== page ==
Racial/Ethnic Socialization and Parental Involvement in Education as Predictors of Cognitive Ability and Achievement in African American Children
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Racial/ethnic socialization has not been studied in the context of other parenting behaviors such as parental involvement in education and its relationship to children’s cognitive outcomes. The present study tested the impact of racial/ethnic socialization and parental involvement in education on cognitive ability and achievement in a sample of African American youth. Two dimensions of racial/ethnic socialization, cultural exposure (i.e., exposure to diverse cultures) and cultural socialization (i.e., in-group pride), were examined in a sample of 92 African American mother–child dyads, of which 50% were female. Maternal reports of involvement during their child’s 5th grade year were examined as a moderator in the relationship between racial/ethnic socialization and cognitive ability and achievement. Hierarchical regression analyses revealed that mothers’ reports of cultural exposure messages measured in 4th grade predicted children’s scores on 5th grade assessments of passage comprehension. There was also a significant interaction indicating that greater cultural exposure and more parental involvement in education predicted better reading passage comprehension scores over time. The implications for assessing dimensions relevant to cognitive ability and achievement in African American children are discussed.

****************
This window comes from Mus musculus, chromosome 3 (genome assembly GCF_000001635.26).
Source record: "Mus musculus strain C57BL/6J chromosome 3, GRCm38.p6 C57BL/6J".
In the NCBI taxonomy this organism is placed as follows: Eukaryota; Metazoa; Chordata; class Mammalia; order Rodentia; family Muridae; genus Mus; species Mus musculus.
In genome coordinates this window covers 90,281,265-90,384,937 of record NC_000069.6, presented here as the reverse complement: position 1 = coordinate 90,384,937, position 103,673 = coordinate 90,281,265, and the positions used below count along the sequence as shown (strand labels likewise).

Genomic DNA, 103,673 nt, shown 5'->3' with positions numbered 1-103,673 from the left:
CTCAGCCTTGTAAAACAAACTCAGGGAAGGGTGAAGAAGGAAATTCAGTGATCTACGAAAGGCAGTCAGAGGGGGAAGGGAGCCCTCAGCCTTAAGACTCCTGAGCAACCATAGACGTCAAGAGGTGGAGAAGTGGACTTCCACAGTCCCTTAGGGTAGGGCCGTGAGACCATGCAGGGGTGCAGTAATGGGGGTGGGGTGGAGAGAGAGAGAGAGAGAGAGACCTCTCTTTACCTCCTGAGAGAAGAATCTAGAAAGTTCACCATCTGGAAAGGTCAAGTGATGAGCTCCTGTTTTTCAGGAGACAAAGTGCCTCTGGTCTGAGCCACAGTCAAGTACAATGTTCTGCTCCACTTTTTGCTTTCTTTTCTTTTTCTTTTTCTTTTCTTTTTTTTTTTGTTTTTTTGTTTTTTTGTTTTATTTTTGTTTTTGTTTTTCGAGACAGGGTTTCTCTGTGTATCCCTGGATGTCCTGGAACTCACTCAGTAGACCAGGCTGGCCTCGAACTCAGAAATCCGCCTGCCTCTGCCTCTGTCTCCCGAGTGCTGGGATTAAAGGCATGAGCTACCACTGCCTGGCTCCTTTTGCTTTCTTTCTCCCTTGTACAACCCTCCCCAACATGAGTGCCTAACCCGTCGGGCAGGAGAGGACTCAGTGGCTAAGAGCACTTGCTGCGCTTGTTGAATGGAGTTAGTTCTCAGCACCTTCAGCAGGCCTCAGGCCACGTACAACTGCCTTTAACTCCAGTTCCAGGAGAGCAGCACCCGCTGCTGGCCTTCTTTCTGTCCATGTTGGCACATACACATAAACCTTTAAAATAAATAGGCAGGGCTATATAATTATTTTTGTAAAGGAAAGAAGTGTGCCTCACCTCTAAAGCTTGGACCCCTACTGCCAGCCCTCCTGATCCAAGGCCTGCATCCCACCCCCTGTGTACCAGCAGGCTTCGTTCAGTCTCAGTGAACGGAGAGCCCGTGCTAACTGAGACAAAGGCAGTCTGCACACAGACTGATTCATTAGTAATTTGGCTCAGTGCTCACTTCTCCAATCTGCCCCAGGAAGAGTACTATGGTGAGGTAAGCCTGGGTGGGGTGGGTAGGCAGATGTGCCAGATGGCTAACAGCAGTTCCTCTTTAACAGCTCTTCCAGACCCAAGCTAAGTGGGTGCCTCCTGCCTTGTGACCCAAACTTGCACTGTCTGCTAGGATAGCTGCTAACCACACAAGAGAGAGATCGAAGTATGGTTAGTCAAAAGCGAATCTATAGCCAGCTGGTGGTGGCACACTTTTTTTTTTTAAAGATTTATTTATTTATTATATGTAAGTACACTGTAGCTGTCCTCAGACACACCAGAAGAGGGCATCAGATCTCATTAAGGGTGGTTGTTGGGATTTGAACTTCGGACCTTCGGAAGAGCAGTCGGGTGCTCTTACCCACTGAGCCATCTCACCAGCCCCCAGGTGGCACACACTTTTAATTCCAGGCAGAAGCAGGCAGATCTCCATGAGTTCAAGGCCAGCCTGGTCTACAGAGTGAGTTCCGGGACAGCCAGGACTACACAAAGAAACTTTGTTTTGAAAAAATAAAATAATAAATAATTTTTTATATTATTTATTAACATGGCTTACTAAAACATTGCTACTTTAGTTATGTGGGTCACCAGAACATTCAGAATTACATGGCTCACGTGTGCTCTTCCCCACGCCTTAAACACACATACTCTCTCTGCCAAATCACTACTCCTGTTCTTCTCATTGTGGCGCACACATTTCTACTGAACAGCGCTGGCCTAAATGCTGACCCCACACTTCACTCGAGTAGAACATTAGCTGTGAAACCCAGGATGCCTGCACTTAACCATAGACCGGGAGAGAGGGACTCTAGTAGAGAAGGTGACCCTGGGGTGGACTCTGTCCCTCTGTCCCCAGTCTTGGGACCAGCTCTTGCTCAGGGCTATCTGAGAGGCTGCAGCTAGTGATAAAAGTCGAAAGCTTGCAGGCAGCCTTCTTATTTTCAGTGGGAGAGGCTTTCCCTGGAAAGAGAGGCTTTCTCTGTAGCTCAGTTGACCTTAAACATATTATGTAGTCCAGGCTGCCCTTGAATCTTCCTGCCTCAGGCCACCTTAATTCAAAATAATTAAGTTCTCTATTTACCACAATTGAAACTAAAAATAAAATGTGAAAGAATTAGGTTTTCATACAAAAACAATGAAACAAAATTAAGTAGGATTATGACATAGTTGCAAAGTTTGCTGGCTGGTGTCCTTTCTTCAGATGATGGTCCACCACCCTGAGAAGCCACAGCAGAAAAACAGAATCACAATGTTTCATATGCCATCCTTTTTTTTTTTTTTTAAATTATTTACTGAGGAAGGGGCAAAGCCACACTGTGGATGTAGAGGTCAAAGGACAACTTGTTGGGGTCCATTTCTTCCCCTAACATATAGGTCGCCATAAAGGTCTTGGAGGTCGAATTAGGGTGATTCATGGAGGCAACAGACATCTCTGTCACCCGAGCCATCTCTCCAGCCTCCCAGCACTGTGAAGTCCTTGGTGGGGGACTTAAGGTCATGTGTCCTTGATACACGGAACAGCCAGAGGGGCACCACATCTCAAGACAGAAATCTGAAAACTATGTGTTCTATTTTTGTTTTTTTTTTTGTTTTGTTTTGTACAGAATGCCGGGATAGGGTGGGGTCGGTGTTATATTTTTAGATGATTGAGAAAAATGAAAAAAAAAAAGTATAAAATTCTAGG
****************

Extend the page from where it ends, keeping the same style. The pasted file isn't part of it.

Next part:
KeywordsRacial/ethnic socialization Cultural socialization Parent involvement Cognitive ability Achievement African Americans Children
The authors would like to thank Dr. Isis Settles, Dr. NiCole Buchanan, Krystle Woods, Stevie Yap and Nkiru Nnawulezi for their feedback on this manuscript.
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